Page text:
Show simple item record

dc.contributor.authorBærøe, Kristineen_US
dc.description.abstractBackground: Translational research in medicine requires researchers to identify the steps to transfer basic scientific discoveries from laboratory benches to bedside decision-making, and eventually into clinical practice. On a parallel track, philosophical work in ethics has not been obliged to identify the steps to translate theoretical conclusions into adequate practice. The medical ethicist A. Cribb suggested some years ago that it is now time to debate ‘the business of translational’ in medical ethics. Despite the very interesting and useful perspective on the field of medical ethics launched by Cribb, the debate is still missing. In this paper, I take up Cribb’s invitation and discuss further analytic distinctions needed to base an ethics aiming to translate between theory and practice. Discussion: The analytic distinctions needed to base an ethics aiming to translate between theory and practice are identified as ‘movements of translation’. I explore briefly what would constitute success and limitations to these intended translational movements by addressing the challenges of the epistemological gap between philosophical and practical ethics. The categories of translational movements I suggest can serve as a starting point for a systematic, collective self-inspection and discussion of the merits and limitations of the various academic and practical activities that bioethicists are engaged in. I further propose that translational ethics could be considered as a new discipline of ethical work constructively structured around compositions of translational movements. Summary: Breaking the idea of translational ethics into distinct translational movements provide us with a nuanced set of conditions to explore and discuss the justification and limitations of various efforts carried out in the field of bioethics. In this sense, the proposed framework could be a useful vehicle for augmented collective, self-reflexivity among both philosophers and practitioners who are ‘doing bioethics’. Also, carefully designed, overall approaches combining justified, self-reflexive philosophical and practical efforts according to the suggested distinctions could be expected to realise – or at least improve a facilitation of – translation of ethics across the theory-practice gap.en_US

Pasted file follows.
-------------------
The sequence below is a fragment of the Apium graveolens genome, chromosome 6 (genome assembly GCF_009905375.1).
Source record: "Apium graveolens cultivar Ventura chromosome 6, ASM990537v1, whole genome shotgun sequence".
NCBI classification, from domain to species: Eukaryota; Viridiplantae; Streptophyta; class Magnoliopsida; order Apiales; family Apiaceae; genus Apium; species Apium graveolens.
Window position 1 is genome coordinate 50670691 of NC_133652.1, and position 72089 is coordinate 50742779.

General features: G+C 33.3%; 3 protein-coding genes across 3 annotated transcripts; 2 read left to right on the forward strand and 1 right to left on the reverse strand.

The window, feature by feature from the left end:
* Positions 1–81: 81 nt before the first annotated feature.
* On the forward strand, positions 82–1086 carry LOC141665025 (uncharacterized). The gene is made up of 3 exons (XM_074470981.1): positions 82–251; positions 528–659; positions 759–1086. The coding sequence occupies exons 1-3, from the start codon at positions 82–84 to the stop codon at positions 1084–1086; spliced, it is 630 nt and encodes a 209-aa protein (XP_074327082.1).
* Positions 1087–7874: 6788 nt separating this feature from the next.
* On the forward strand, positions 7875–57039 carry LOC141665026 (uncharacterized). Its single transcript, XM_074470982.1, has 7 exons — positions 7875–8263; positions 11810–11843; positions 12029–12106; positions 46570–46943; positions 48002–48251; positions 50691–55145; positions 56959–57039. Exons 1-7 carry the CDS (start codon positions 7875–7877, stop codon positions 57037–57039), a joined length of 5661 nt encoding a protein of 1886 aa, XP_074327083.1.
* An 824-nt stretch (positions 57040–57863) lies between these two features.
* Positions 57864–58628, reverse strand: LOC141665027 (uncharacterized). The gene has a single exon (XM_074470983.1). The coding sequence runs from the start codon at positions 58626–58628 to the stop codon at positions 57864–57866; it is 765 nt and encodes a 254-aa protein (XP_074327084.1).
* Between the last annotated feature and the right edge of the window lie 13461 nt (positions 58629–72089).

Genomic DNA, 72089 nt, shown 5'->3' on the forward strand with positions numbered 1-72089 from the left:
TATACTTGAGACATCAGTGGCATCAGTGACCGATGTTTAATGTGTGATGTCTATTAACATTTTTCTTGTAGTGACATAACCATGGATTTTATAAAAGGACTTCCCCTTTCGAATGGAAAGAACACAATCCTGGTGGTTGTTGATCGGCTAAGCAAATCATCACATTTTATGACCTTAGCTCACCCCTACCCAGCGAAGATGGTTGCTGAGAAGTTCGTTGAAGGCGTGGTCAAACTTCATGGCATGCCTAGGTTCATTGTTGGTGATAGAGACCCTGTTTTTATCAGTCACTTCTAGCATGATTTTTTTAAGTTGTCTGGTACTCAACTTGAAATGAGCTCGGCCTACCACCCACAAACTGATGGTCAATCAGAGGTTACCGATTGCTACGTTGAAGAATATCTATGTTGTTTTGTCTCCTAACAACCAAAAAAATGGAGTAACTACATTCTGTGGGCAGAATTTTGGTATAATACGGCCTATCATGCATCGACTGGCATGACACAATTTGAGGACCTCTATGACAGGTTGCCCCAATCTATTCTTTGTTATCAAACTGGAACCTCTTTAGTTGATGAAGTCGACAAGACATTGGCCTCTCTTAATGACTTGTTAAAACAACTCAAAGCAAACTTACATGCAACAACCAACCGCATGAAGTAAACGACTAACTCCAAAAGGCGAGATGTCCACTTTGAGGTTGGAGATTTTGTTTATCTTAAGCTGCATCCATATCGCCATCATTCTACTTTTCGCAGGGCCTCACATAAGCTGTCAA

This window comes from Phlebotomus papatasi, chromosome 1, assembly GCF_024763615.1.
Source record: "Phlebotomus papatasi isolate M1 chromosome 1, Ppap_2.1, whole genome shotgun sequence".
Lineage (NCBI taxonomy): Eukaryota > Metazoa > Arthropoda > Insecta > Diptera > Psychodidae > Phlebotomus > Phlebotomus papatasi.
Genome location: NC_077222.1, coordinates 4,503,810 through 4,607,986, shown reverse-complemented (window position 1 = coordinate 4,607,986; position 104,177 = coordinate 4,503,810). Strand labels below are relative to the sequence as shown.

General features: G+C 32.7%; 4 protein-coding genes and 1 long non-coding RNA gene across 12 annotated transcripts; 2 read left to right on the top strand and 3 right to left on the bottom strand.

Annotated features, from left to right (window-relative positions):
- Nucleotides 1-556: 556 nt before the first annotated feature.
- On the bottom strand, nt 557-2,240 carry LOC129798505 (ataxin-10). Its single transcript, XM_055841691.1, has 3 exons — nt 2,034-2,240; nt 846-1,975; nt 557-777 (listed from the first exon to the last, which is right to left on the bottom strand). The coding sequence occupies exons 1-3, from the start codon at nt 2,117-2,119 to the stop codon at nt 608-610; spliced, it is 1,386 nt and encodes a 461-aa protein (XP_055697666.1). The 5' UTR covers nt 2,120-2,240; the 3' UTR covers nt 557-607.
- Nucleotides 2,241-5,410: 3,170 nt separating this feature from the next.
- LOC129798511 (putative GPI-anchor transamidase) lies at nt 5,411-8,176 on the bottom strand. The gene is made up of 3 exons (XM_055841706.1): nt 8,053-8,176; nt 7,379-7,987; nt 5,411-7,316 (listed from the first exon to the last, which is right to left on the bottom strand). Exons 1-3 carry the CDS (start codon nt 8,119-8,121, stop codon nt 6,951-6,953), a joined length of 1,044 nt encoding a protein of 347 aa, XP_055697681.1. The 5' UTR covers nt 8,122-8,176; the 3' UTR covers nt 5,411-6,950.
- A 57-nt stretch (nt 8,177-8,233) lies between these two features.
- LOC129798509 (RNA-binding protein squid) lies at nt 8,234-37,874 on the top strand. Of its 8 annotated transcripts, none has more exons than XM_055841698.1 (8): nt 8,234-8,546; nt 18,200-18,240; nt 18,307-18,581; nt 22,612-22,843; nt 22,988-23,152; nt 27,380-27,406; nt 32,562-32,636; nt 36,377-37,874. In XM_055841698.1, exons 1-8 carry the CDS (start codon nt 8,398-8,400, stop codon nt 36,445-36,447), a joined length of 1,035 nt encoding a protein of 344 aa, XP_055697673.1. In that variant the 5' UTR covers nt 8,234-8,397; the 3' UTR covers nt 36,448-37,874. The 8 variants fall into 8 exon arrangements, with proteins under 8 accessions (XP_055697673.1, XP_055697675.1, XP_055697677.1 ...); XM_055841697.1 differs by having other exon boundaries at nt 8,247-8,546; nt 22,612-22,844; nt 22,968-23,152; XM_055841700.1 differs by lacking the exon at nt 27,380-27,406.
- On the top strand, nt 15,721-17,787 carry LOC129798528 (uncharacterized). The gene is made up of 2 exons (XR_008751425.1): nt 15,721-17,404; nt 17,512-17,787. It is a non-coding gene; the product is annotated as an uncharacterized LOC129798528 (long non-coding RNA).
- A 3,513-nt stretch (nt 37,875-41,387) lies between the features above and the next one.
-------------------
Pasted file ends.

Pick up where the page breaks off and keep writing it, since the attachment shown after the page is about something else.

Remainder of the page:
dc.publisherBioMed Centraleng
dc.rightsAttribution CC BYeng
dc.subjectTranslational ethicseng
dc.subjectTheory-practice gapeng
dc.subjectMedical ethicseng
dc.subjectSelf-reflexivity and ethical disciplineeng
dc.titleTranslational ethics: an analytical framework of translational movements between theory and practice and a sketch of a comprehensive approachen_US
dc.typePeer reviewed
dc.typeJournal article
dc.rights.holderKristine Bærøe et al.; licensee BioMed Central Ltd.
dc.rights.holderCopyright 2014 2014 Bærøe; licensee BioMed Central Ltd.
dc.source.journalBMC Medical Ethics

Files in this item


This item appears in the following Collection(s)

Show simple item record

Attribution CC BY
Except where otherwise noted, this item's license is described as Attribution CC BY